____________________________________________________________________________

At the very crude level I used, mine is a cheap-dirt trick.  

With the exception of the hub - that, given my propensity for short-cuts dedicated keyboards stacked vertically, would be part of my builds anyway - I, literally, used junk to do it.

So if it does not work, you lose just some of your time, and not much of it.

In my case, it was just the time to open up the nuclei - the shop where I got them is on the side of my favoured bakery, so the acquisition time for the material was negligible.

____________________________________________________________________________

As I said, in my two cases, it did work, but it is not a given, and there is some arguing about the fact that it should work at all (I may be self-deluding myself), or how and why it does when it works, between me and Aerendraca.

However, while "UBiQ" is still a bit jittery, ( +- 2 px on the X axis, +-  px on 0.5px on the y axis;  it may also be that I need to retune the pen RF system; Intuos2s are a bit temperamental on that side, that I have hitten on the hard rock of the EMI generated jitter or simply that I have no more ferrite nuclei - this latter is true), for "CabinetiQ" it is down to some fraction of pixel - I can see it if I work at zooms below 25%, and then I zoom in back to 100%.

Neither machine shows any sign of false clicks, whereas on Cabinetiq - my first - I had to switch the second button off every other week, before "the cure".

To be honest, right before "the cure", I was being strongly seduced by the dark powers of YiYnova and its MSP19U - when it was in his worse days (the severity of jitters and false clicks was on a "daily" basis, and intensive Hard disks operations made it positively crazy!!! Yes, if I copied a bunch of movies to master a dvd, or my antivirus did a scan, I couldn't draw), Cabinetiq drove me mad.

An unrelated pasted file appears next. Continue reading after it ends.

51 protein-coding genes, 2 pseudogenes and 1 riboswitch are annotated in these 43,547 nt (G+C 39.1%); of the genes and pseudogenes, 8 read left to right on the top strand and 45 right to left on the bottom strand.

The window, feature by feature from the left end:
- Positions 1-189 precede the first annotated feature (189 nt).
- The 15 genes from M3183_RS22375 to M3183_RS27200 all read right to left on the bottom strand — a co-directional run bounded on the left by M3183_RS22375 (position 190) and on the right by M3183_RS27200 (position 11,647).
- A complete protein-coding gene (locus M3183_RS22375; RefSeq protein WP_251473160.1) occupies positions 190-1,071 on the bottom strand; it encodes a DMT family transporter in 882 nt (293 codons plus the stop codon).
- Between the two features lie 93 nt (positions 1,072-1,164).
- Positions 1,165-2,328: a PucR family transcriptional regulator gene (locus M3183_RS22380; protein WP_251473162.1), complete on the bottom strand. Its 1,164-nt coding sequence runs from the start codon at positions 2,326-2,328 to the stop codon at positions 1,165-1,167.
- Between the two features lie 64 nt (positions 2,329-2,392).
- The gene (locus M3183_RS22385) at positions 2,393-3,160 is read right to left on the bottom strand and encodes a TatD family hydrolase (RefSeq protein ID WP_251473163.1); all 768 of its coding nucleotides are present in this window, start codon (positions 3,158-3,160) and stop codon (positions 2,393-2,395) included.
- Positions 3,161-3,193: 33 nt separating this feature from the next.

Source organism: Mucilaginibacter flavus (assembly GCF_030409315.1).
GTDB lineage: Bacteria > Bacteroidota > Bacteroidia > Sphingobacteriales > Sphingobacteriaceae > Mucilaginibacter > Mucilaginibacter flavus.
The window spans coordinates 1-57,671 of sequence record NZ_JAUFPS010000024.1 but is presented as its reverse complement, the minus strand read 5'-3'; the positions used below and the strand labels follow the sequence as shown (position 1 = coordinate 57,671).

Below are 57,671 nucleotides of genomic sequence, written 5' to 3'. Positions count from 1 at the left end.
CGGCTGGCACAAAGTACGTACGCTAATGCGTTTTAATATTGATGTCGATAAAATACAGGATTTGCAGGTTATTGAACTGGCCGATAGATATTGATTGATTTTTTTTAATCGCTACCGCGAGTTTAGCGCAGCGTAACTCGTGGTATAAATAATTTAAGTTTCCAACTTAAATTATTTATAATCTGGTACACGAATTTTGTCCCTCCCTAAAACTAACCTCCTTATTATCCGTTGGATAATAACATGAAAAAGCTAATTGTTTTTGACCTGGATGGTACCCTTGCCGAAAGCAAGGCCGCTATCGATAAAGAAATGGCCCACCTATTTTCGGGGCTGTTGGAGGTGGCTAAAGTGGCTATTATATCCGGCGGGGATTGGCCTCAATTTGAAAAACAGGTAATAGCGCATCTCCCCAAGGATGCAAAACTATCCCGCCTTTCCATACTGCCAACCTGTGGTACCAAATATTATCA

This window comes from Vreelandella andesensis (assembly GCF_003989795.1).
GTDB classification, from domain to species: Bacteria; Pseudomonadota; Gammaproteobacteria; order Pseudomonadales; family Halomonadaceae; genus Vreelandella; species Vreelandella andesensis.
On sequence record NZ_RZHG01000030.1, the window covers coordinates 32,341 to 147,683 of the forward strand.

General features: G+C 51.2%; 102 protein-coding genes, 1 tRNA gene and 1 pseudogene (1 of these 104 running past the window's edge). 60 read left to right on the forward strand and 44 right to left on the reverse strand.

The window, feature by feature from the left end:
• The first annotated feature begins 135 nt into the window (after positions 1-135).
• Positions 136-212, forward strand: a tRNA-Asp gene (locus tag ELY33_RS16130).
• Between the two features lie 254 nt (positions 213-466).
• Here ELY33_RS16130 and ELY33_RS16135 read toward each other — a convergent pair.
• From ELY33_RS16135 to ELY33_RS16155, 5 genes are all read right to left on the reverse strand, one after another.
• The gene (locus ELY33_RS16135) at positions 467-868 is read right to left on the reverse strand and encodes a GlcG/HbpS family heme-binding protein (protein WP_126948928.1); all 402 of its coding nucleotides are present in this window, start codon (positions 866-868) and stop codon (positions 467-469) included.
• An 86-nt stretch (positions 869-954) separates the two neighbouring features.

After the cure, the 3.6" (19" vs. CabinetiQ's 15.4" ) more of crappy 1440x900 screen with washout colours (same specs of the CabinetiQ, these...) in the YiYnova didn't justify its 700 Euros investment anymore - battery pen pressure curve apart - so I built the UBiQ (it's a 22" with a good screen - TN, but good; I like drawing big.) with half of that.  
______________________________________________

A good thing is also that you can test this trick without really altering Cintia, just applying the chokes on the cables outside the enclosure... get your hands on some burnt transformer with ferrite nucleus (the more the better) of the "right" size, "open" them and wind the usb cable on it as many coils as you can while closing the nucleus (open, the magnetic fild isdisrupted and the choke lose efficiency), and see if something change.

Ideally, it should be done also for the power and the video cables... this latter can't really be coiled too strictly, but hopefully it is not needed too much either.

If the one you opened is Cintia's power adapter, you can spare the effort on the power cable as it already have a choke, probably way better than my little trick (maybe... experiment is experiment is experiment).

If not, you should take a peek... if Cintia uses the same adapter from NYJTouch that I fried first (plenty of electric storms, around here), it had no trace of an internal common mode choke.  Just a small thorus at the DC cable's end (ok, already better than the 3mm thick ring at the start of the Intuos2 USB, but still way insufficient) .

A bad thing is that, if it works, this is a "linear" trick... there is not a magic threshold after which the jitter disappears, even hypothesizing that the common mode noises were the only source of it (highly unlikely).

It is below one pixel, but CabinetiQ has still casual jitter!

And I don't think it can do anything for the "topographical" jitter (drawing a 45º line with a ruler, it comes out slightly "wobbly"; drawing a second line, parallel, at ten pixel, it comes out identical to the first... they "wobbles" together,  even if both horizontal lines both vertical lines shows no imperfections. )